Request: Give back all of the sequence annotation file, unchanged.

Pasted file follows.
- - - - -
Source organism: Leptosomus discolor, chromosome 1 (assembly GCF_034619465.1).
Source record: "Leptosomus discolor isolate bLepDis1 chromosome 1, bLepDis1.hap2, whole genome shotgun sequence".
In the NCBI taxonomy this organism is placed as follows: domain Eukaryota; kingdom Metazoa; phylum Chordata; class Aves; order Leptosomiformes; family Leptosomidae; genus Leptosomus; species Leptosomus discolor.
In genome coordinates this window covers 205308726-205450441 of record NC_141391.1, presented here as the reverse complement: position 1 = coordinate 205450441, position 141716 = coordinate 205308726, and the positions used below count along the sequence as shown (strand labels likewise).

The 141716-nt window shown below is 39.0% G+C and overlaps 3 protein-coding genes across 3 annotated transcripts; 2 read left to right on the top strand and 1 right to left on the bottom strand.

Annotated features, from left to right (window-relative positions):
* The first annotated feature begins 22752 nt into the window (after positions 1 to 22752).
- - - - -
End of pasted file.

Source organism: Leptosomus discolor, chromosome 1 (assembly GCF_034619465.1).
Source record: "Leptosomus discolor isolate bLepDis1 chromosome 1, bLepDis1.hap2, whole genome shotgun sequence".
In the NCBI taxonomy this organism is placed as follows: domain Eukaryota; kingdom Metazoa; phylum Chordata; class Aves; order Leptosomiformes; family Leptosomidae; genus Leptosomus; species Leptosomus discolor.
In genome coordinates this window covers 205308726-205450441 of record NC_141391.1, presented here as the reverse complement: position 1 = coordinate 205450441, position 141716 = coordinate 205308726, and the positions used below count along the sequence as shown (strand labels likewise).

The 141716-nt window shown below is 39.0% G+C and overlaps 3 protein-coding genes across 3 annotated transcripts; 2 read left to right on the top strand and 1 right to left on the bottom strand.

Annotated features, from left to right (window-relative positions):
* The first annotated feature begins 22752 nt into the window (after positions 1 to 22752).